Murphy's Stout for the long haul
St. Patrick's Day seems to be a problem for many people. Well, it's become a problem for me anyway. On that day, I can't seem to stand at a bar more than five minutes without some stumbling amateur falling into me, sloshing my drink and soaking me with theirs. Otherwise fairly normal people, albeit dressed in garish and silly clothing, take to whooping and hollering for no apparent reason, morning, noon and night. Almost all bar conversations devolve into slurred professions of either undying love or spluttering demands to step outside. It's Saturday night with all the good bits removed. What is the perfect beverage for this happy and festive occasion? Murphy's Stout works on just about every level.
On this, of all days, something mistakenly Irish is actually most appropriate. Sure, there's always the ubiquitous black stuff that everyone else will be having, but that may be a tad too genuine. Guinness is fine, but save that for all the other days of the year. Murphy's looks the part of a popular Irish beer, even though it's not made in Cork anymore. It's black with a tan head -- what else do you want? It might be a tad creamier than its more famous cousin, but you'd be hard pressed to spot a difference between the two by sight alone. So, like the rest of the revelers, it will easily pass for Irish just this once. Even if it is now made in, well, England. Birthplace of St. Patrick himself.
Since this is a day when the beer starts flowing early, then pours non-stop, something soft and light is required. Many people confuse common dry stouts with the much stronger and heavier imperial stouts. A ridiculous mistake. Murphy's ticks in at just 4 percent alcohol, and Guinness is usually just a notch higher. That makes a 4.7 percent Budweiser almost robust in comparison. Appearances can be deceiving. Don't be scared of the rich, black look -- Murphy's is a perfectly tame and less filling option for a long day of drinking.
Another important factor is the flavor. If you're going to be having one after another, you won't want any complicated or harsh flavors getting in the way of things. This isn't a day for complexity, you just need something to pleasantly get the job done. Murphy's stout is as smooth as chocolate milk, with even less hop bitterness than Guinness. There is just the softest reminder of the roasted barley and only enough hops to dry the mouth after the swallow and keep you wanting more. These are swigging beers made for endless nights in the pub. It'll wash down the corned beef sandwich well enough when you remember that you should eat something, but this is one for the long haul.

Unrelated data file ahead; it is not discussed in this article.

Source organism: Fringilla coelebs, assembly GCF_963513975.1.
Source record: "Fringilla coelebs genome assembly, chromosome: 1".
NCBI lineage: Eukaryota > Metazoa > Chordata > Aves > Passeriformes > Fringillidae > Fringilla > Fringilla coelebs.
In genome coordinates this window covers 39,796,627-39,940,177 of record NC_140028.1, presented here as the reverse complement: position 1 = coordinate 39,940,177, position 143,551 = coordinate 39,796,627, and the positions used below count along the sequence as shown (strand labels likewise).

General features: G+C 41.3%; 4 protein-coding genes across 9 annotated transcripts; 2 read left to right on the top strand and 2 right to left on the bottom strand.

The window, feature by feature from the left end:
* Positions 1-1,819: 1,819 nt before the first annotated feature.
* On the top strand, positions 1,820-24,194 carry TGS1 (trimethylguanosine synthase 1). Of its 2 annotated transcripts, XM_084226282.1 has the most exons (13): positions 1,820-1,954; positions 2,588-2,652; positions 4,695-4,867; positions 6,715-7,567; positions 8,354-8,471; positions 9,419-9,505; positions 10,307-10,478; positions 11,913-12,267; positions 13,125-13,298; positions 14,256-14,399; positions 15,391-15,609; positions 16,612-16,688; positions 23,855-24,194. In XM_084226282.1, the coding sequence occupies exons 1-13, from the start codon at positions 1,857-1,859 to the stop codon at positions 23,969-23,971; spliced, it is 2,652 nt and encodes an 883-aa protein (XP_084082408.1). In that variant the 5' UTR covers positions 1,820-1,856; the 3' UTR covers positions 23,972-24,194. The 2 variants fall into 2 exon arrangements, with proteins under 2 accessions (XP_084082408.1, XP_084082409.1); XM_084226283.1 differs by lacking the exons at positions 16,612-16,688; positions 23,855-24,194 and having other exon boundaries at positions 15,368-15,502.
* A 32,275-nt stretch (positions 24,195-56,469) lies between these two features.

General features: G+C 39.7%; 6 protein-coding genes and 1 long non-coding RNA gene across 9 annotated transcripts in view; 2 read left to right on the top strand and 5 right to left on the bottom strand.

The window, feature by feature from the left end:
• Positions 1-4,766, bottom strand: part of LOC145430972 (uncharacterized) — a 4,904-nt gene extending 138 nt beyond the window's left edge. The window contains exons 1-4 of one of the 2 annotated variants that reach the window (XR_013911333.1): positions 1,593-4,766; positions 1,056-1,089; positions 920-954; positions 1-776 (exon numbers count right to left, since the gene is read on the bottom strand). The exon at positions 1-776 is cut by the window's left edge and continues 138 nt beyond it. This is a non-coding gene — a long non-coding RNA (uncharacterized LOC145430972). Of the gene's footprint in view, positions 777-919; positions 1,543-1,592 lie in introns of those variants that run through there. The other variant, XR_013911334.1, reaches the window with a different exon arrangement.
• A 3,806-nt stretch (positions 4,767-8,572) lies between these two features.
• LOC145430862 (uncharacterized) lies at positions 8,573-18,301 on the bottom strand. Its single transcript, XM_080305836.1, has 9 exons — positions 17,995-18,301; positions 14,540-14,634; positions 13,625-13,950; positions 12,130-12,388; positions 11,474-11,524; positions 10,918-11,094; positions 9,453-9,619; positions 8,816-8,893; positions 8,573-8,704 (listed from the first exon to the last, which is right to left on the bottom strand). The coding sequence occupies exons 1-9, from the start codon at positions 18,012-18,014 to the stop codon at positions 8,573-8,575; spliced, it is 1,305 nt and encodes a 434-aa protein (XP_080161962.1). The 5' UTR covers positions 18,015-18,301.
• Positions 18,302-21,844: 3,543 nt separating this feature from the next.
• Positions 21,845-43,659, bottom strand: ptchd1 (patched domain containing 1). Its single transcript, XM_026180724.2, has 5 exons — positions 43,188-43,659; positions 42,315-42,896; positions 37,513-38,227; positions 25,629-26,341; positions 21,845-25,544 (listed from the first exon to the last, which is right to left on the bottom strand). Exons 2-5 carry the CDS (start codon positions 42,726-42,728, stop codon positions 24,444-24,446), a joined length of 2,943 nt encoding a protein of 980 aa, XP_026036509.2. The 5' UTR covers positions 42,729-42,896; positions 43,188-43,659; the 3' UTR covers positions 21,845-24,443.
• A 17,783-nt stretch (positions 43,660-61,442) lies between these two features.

There are more flavorful and interesting beers than Murphy's stout, and on most every other day of the year, I'd encourage everyone to sample those. It might just be out of habit, but even when I want a nice, gentle stout, it's Guinness that I reach for. I prefer that little bit of bitterness from that old stand-by. Since the great Beamish (the only stout brewed exclusively in Ireland) isn't available in America these days, Murphy's will stand in just fine as an alternative. On that one special day of the year when we're all up at dawn, having the first few beers of the day on the way to the parade. The time we join the party and wander from one Irish pub to the next all day long. When even the meekest are toasting and singing and shouting above the bleating bagpipes until they're hoarse. On the day we simply must down beer after beer until we just can't stand any more. Or any longer. Murphy's is the ideal St. Patrick's Day beverage for all that. Irish enough for all but the most particular. The low alcohol and very soft, smooth taste makes it a perfect beer for an extended session. Don't worry, you'll still want to do the whooping, sloshing and slurring if that's what you look forward to on the day. But with Murphy's, you'll at least make it a little further into the night.